Data were analyzed using theoretic and inductive analysis. Data allocation and analysis were guided by, but not confined to, the coding template; additional themes were identified as they emerged through reappearing stories, phrases, ideas, actions, and objects, and when they represented some level of patterned response or meaning significant to the research aims through the entire data set.

The analysis involved recognizing how different data from multiple collection methods, data sources, and environments supported or opposed each other. As is common in ethnography, 29 , 37 , 38 triangulation was used as a method to compare, contrast, corroborate, or contradict this variety of data, and analytic bracketing 39 , 40 , 41 was used to address bias. All practitioners were given pseudonyms to maintain confidentiality and protect their identity.

Table 3 shows the demographic data about practitioners at the time of recruitment, including their pseudonym, sex, age, qualifications, and occupation. Where it was not possible to gain information about age owing to sociocultural reasons, age was established according to age groups; practitioners were described based on appearing either middle-aged or as a young adult. A total of 38 practitioners were recruited. Practitioners had a range of acupuncture-related occupations including clinician, teacher, and researcher.

Researchers were those conducting postgraduate research related to acupuncture. Practitioner contributions were individually negotiated at recruitment.

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In total, patients were observed during treatments over 4 and a half years of ethnographic fieldwork. Within philosophical concepts, two major subthemes were identified: knowledge and beliefs and values. Knowledge refers mainly to academic and clinical knowledge concerned with anatomy, physiology, aetiology, differential diagnosis, pathophysiology, prognosis, and treatment. Beliefs and values reflect the socially and culturally constructed systems of traditions, attitudes, and behaviors related to health, illness, and healthcare in Japan.

The aim of this research is to report on the results related to beliefs and values in Japanese acupuncture. The rubric of themes analyzed in relation to philosophical concepts and beliefs and values are shown in Fig. Two major themes related to philosophical concepts were identified: beliefs and values, and knowledge.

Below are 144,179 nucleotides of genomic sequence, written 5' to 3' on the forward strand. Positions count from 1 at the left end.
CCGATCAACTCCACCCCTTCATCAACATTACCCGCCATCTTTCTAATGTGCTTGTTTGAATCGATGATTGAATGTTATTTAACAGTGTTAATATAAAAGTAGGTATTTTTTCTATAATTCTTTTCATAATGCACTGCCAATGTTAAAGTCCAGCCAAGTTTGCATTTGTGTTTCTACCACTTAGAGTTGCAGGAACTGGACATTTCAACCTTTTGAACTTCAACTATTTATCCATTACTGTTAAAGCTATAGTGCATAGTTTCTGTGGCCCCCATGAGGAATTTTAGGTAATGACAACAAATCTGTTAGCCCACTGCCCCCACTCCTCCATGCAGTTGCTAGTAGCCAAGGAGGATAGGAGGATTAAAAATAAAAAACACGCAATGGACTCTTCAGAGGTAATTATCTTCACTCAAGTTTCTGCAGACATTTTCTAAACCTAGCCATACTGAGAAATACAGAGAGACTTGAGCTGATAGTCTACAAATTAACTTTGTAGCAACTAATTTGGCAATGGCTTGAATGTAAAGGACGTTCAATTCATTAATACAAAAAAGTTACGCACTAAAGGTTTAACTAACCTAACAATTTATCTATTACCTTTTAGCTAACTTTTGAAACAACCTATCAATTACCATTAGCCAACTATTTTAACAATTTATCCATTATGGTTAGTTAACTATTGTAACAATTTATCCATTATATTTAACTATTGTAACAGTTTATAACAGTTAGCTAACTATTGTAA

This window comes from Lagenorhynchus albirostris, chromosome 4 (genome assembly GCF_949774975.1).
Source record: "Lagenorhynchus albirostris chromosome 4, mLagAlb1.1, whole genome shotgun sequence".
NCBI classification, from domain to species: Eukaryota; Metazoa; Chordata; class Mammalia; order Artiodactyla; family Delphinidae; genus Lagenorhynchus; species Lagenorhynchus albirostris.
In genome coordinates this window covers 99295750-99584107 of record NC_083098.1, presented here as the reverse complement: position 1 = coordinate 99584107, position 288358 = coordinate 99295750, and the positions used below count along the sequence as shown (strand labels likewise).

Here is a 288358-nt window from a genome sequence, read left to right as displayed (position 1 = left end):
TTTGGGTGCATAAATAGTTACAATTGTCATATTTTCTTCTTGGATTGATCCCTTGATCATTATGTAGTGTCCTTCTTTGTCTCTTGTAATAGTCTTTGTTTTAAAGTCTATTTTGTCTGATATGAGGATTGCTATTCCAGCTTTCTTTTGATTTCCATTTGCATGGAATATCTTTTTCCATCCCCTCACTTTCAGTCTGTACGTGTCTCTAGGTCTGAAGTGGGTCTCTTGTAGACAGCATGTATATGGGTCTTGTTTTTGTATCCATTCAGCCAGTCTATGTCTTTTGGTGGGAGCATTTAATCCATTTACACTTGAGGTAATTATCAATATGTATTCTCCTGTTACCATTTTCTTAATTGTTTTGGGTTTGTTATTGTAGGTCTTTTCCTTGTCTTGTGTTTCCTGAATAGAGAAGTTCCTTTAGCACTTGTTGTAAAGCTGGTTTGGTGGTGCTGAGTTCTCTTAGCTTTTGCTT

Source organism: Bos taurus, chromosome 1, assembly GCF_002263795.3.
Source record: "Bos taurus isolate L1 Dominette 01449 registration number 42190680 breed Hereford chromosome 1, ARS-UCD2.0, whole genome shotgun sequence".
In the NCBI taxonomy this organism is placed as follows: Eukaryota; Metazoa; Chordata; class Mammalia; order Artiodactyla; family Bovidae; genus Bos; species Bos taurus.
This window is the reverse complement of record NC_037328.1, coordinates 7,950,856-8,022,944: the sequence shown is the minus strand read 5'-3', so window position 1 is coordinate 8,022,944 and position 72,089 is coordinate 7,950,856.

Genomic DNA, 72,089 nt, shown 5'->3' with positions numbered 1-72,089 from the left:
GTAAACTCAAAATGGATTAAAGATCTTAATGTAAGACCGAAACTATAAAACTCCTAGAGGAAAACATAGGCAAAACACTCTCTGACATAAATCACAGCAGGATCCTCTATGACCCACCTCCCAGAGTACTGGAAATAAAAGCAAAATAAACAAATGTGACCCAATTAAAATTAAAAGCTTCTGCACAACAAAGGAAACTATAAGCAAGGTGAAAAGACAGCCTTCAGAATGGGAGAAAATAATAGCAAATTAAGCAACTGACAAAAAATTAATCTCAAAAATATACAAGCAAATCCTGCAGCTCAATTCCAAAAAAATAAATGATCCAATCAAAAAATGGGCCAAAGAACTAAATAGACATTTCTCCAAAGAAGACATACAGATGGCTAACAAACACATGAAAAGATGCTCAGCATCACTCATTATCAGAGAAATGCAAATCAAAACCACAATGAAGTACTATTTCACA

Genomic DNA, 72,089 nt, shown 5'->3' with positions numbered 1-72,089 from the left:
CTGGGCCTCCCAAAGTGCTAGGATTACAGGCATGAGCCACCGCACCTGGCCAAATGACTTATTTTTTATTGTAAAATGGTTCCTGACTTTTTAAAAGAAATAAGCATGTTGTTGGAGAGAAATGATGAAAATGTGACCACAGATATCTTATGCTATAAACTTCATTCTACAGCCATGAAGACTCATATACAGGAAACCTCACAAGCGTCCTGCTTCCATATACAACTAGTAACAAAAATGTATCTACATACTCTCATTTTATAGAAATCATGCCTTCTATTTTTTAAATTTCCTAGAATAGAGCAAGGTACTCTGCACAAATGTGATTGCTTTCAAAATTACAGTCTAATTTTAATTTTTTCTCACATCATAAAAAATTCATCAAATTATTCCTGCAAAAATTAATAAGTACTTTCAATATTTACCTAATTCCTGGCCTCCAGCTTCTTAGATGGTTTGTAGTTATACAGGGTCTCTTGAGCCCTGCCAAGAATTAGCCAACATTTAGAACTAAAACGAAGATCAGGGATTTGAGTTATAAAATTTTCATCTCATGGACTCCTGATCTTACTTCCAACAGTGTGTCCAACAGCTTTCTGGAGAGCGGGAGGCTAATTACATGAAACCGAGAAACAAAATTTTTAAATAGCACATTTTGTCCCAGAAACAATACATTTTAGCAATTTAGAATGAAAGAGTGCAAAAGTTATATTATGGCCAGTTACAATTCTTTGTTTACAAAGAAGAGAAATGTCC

The themes reported on in this article are discussed in the following subsections. Beliefs and values were reflected in procedural routines of clinical acupuncture practice, and demonstrated in practitioner attitudes related to Japanese acupuncture, health, illness, healthcare, and life in general. Quotes from practitioners that exemplify thematic categories are provided.

Practitioners are labeled with a pseudonym, and described as acupuncture and moxibustion, massage, judo therapy, or chiropractor practitioner, which indicates both their qualifications and profession. Additionally, some practitioners were senior lecturers at educational institutions; this is included in their label. Whereas other schools of Buddhism have mostly influenced the spiritual life of Japanese people, ideas from Zen Buddhism have been accepted into almost every facet of Japanese culture.

Although Zen Buddhism is a religion, Zen concepts are so embedded in nonreligious beliefs and behaviors including the practice of acupuncture that they no longer retain religious meaning in those contexts. Simplicity, minimum effort for maximum effect, and the respect for practicality above convention were some of the dominant values that informed Japanese acupuncture practice. The most important thing is whether the sickness changes or not. The important thing is whether the pain goes or not, whether they get better or not.

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Although each of the beliefs and values were distinctly identified themes in the data, many of them can be related to Zen Buddhism. The Zen maxims of practical experience and deliberate practice seem to have influenced many aspects of Japanese culture including Japanese acupuncture. But I think Japanese acupuncture means finding your own way, like Zen.